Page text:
Dialing In

By Jeffrey Rothfeder  |  Posted 05-01-2004 Print Email

Dialing In

At the very least, most companies in the post-Sarbanes environment will need programs that impose controls on financial systems to produce an audit trail that shows, among other things, where data originated from, the number of times it was altered and by whom, and whether all necessary approvals have been obtained throughout the process of handling and incorporating data. Companies may also want to stay on top of financial data in something close to real time, in hopes of more rigorously tracking performance for disclosure purposes, acquisition integration, business unit analysis and determining if goals are being met. If so, they might go a step further and install a business dashboard.

Such systems come in many varieties. CXO Systems, for instance, offers a dashboard that serves as an overlay to any major business-intelligence program, while leading suppliers of business-intelligence software, such as Oracle, SAP, Cognos and Siebel, offer dashboards that integrate with their own proprietary applications. Either way, the goal is to be able to sift data from all corners of the corporate network, thereby producing an easy-to-read series of metrics that track key areas of corporate performance, such as sales-to-inventory ratios and average customer wait-time at the call center, as well as goals and benchmarks. With this view, a CEO, CFO, business-unit head or sales manager could watch minute-to-minute changes in daily shipments of a product on a color-coded chart that compares the results with benchmark metrics such as company average, industry average and industry best practice. If shipments drop precipitously, for instance, executives can make sure that information is publicly disseminated as being material to operations—as Sarbanes-Oxley requires—and attempt to fix the problems in the supply chain that led to the shortfall.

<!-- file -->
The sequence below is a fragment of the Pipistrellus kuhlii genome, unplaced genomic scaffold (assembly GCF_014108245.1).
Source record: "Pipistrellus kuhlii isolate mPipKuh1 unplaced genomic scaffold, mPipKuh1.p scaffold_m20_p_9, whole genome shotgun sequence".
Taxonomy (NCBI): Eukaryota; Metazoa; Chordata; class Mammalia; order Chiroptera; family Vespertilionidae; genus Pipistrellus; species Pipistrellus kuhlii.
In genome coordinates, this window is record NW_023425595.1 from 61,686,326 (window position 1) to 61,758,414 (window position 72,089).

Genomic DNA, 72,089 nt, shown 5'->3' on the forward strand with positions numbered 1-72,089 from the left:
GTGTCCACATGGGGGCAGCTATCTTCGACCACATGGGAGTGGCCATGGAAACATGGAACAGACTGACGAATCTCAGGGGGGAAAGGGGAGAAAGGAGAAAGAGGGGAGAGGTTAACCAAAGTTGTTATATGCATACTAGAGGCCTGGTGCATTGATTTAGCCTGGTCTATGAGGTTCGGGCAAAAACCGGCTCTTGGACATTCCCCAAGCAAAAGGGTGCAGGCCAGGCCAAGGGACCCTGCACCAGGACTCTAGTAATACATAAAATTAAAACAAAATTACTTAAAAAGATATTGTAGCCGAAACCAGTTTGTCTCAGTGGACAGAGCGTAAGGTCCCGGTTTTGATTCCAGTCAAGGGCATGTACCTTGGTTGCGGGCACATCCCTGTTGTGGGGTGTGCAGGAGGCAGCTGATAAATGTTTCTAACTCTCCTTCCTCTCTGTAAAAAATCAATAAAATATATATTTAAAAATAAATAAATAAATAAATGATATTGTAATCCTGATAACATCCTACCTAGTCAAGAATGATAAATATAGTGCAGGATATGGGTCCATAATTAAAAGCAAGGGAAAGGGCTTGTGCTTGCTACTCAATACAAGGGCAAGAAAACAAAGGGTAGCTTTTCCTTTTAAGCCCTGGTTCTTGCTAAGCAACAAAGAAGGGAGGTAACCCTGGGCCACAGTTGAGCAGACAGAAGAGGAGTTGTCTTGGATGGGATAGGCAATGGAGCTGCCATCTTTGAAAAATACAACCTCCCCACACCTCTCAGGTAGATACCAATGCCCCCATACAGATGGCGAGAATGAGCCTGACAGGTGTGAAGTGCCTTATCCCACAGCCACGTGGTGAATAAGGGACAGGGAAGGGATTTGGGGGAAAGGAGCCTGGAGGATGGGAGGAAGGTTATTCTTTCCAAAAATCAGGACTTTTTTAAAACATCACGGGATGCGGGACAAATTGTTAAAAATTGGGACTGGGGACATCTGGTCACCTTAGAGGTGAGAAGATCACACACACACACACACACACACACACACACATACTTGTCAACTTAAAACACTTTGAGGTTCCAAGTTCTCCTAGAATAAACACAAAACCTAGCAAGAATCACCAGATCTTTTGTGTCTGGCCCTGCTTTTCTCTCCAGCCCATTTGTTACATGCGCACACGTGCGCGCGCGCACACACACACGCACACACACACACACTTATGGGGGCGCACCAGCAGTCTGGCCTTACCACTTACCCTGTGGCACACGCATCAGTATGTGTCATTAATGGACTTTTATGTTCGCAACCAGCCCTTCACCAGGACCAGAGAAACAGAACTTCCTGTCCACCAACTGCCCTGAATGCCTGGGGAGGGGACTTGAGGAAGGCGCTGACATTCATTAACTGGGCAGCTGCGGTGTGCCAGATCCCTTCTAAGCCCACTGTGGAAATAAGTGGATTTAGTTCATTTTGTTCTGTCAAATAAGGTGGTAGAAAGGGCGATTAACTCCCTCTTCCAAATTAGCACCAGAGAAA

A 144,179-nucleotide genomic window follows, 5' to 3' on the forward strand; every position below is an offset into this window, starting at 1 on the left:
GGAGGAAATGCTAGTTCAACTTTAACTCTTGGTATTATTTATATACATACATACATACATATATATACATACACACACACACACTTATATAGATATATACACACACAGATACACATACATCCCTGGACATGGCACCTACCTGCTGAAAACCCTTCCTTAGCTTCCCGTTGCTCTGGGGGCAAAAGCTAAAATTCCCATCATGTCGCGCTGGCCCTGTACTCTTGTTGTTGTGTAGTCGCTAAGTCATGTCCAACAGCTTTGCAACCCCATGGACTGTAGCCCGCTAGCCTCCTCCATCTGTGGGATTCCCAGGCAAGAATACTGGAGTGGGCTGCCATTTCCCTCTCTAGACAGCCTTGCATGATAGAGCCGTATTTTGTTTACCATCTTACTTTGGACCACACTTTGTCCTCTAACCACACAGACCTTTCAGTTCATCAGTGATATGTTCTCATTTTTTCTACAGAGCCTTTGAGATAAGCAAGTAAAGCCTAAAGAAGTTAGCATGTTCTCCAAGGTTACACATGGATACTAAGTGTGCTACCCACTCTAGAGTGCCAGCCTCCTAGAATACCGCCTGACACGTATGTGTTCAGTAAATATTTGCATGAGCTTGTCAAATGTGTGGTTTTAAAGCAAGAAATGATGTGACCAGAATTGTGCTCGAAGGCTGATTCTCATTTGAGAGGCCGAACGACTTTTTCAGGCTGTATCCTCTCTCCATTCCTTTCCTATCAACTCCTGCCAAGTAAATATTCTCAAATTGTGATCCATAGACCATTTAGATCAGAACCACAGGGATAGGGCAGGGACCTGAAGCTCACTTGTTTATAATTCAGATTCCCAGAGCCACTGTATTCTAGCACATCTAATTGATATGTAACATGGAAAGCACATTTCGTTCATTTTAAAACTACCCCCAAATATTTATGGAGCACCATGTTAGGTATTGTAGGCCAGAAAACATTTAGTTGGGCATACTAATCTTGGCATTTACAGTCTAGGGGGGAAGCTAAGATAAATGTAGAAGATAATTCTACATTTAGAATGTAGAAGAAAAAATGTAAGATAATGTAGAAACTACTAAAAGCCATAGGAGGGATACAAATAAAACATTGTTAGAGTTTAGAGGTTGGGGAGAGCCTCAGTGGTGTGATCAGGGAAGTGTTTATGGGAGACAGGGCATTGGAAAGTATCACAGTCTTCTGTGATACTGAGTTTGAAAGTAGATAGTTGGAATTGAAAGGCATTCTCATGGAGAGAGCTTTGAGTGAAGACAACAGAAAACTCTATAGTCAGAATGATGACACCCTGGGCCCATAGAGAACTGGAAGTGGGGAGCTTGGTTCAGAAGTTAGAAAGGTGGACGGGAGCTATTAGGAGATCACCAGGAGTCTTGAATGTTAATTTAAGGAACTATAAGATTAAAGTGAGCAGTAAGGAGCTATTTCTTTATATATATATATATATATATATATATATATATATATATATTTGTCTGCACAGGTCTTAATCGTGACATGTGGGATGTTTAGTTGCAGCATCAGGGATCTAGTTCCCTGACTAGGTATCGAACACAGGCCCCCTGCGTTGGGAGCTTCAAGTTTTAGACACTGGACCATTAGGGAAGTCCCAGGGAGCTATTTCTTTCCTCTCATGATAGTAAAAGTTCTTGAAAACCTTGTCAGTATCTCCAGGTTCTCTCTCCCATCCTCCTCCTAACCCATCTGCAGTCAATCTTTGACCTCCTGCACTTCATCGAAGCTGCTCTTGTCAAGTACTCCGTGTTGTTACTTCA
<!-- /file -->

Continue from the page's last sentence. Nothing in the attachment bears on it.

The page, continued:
Dashboards typically work hand-in-hand with business process management programs that control financial information and document management, workflow and, in a post-Sarbanes environment, compliance data warehouses. Some dashboard-like programs, however, delve into relatively obscure aspects of company operations. Typical of these is NetWeaver, a so-called integration platform from SAP. By situating NetWeaver in the middle of financial applications that cross organizational boundaries, it acts like a magnifying glass on a company's financial activities that are usually not readily visible among traditional balance-sheet data—customer relationship management files, for instance, or travel and entertainment expenses. NetWeaver and similar programs could track product credits and exchanges and stack this information directly against product-line revenue to determine the soundness of specific brands, or it could monitor employee expenditures related to promoting specific products, thus enabling the integration of T&E costs into brand overhead.

The result: a picture of true product value that often gets lost in a traditional P&L report. "Financial guidance numbers require a full understanding of the sales pipeline as well as its related costs," says Chris Eldredge, SAP's director of solutions strategy. "This includes factoring in the activities that sales, service, and marketing are engaged in, which are related to specific products."

Dashboards serve another key function as well. Under Sarbanes-Oxley, outside auditors are required to approve the controls companies implement to safeguard data, and these auditors are expected to be more honest and independent than, well, Arthur Andersen was with Enron in signing off on quarterly financial reports. Some auditors have complained that it's difficult to get inside the head of a company from an external perch. Dashboards and process monitoring programs can be shared with auditors, thus opening a window through which accounting firms can examine the financial activities and transactions that are often buried deep within corporate operations.



 

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